David Prosser: It's a home victory for Sky after all
Outlook For a woman who lost her case, the Portsmouth pub landlady Karen Murphy was looking remarkably cheerful yesterday. And no, that is not a Daily Mail-style jumping of the gun on the European court's verdict: Ms Murphy – and byimplication, publicans up and down the country – really did suffer a reverse. Why do you think BSkyB shares, down by less than 3 per cent last night, were among the best performers on a dreadful day for the Footsie?
The effect of the European Court of Justice's ruling appears to be diametrically opposite to what Ms Murphy had been hoping for. Though it said a game of football itself could not be copyrighted, it added that everything from the Premier League's logo to the rights holder's highlights package could. Ms Murphy and her colleagues can thus be stopped from broadcasting games without authorisation simply by the inclusion of an on-screen logo (it could even be painted on the pitch if needs be).
For individuals – as opposed to commercial premises – the ECJ ruling at first sight looks to be better news. The court effectively said they were perfectly within their rights to shop around European satellite TV broadcasters for a cheaper deal on football than the one Sky offers in this country.
However, before you get excited about the idea of watching, say, a Greek broadcast of Premier League football (you can always mute the TV and switch on the radio commentary), check the savings on offer. In fact, on deals for households, Sky does not appear to be much more expensive than other operators in Europe – even leaving aside the issue that football may well not be the only content for which you want its service.
This is not to say yesterday'sruling has no implications at all for Sky or the Premier League – or, for that matter, many other parties. It may now not be possible to sell the rights to sporting events on a country-by-country basis within the European Union. And if rights must be sold on a pan-EU basis, they would presumably then have to be sub-licensed to broadcasters in different countries – at a cost reflecting both local market conditions but also the importance of not making it easy for someone to undercut the rights holder. It is not at all clear what that might mean for prices and revenues.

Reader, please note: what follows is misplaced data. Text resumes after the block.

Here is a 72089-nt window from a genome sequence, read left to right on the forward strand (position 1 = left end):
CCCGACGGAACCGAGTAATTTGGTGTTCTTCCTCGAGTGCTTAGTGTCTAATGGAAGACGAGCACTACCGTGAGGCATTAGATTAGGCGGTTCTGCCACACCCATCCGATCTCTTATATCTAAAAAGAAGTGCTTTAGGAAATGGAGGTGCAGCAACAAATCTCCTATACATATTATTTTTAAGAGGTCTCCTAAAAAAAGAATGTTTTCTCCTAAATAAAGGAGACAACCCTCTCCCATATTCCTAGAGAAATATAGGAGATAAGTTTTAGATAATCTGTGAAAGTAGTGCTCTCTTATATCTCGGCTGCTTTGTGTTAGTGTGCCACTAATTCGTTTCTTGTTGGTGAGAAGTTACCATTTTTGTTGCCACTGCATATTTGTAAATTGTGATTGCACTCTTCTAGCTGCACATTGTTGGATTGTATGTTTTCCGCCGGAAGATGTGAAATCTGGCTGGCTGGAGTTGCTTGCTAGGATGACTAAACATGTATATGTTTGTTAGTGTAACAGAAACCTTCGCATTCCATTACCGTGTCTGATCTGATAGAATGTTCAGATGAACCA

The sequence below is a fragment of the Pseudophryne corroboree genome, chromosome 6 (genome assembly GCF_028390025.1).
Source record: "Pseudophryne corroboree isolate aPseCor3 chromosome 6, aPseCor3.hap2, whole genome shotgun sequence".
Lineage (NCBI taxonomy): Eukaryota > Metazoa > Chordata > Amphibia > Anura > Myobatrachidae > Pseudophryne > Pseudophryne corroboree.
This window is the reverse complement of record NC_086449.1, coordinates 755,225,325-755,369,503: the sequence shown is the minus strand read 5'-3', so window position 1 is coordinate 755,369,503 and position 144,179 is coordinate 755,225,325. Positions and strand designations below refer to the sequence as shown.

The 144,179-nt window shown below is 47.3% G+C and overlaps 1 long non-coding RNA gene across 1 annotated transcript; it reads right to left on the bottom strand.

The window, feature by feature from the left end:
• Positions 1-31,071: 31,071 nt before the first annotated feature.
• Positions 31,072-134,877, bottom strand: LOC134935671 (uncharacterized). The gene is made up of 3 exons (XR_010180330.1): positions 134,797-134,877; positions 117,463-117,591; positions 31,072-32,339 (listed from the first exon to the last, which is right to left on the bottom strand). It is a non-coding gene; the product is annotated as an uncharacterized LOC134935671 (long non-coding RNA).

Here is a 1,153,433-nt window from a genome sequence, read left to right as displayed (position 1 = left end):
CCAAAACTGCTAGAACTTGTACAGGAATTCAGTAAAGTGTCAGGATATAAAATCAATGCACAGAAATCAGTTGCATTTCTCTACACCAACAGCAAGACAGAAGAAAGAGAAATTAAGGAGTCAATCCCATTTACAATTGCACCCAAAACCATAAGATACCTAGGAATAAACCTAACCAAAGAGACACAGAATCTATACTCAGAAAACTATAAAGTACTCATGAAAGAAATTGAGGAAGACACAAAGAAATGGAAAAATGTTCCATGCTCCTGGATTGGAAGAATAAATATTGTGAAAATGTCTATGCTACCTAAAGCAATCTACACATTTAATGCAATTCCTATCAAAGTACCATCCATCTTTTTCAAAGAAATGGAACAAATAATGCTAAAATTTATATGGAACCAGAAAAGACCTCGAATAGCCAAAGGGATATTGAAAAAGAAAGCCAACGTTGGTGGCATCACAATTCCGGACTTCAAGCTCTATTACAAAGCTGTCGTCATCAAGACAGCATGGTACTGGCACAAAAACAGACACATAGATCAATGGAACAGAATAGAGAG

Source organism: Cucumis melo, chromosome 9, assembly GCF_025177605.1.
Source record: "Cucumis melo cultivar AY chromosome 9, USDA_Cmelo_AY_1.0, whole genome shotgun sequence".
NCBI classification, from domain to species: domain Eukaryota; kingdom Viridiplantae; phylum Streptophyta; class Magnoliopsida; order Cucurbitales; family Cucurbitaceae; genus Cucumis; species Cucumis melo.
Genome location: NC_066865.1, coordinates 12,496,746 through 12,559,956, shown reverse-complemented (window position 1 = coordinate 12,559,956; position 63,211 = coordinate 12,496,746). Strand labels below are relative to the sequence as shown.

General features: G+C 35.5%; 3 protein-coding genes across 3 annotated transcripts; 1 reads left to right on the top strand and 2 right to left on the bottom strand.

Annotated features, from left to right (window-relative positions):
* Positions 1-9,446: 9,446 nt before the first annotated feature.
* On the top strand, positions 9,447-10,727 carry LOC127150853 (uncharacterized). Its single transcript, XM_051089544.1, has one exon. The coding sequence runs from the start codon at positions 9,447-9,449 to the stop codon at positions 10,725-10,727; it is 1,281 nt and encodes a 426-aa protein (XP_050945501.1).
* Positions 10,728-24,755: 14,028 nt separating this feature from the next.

Nor does this only apply to sport. The ECJ appears to have opened the door to EU citizens shopping around for the cheapest deals on all TV and movie content, which might have serious consequences for companies such as production houses, for example.
Still, for those who need to drown their sorrows, there is a pub in Portsmouth in need of a boost.
- 1 Howard Jacobson: Let's see the 'criticism' of Israel for what it really is
- 2 Instagram of US airport security chiefs: Lipstick knives and IED training kits among items seized
- 4 PornHub begs users to stop uploading video clips of Brazil getting beaten 7-1
Game of Thrones author George RR Martin says 'f*** you' to fans who fear he will die before finishing Westeros saga
Instagram of US airport security chiefs: Lipstick knives and IED training kits among items seized
Gingers face extinction due to climate change, scientists warn
Mick Jagger denies being World Cup curse and reason for Brazil’s embarrassing defeat
Do you know this man? Amnesia sufferer found in park pleads for help in identifying who he is
Sustained immigration has not harmed Britons' employment, say government advisers
Australia facing international condemnation after turning around Sri Lankans at sea
7/7 memorial defaced on anniversary of 2005 attacks with ‘Blair lied thousands died’ graffiti
Even when it brutalises one of its own teenage citizens, America is helpless against Israel
There’s a nasty smell in the political air – and it’s coming from the Tories
Vanessa Feltz criticises 'vile' reaction to Rolf Harris allegations
iJobs Money & Business
£60000 - £75000 per annum: Harrington Starr: Business Analyst Consultant (Fina...
£60000 per annum: Harrington Starr: A leading provider in investment managemen...
£600 - £700 per day: Harrington Starr: AVS, JVS Openlink Endur Developer JVS, ...
£30000 per annum: Harrington Starr: A global leader in trading platforms and e...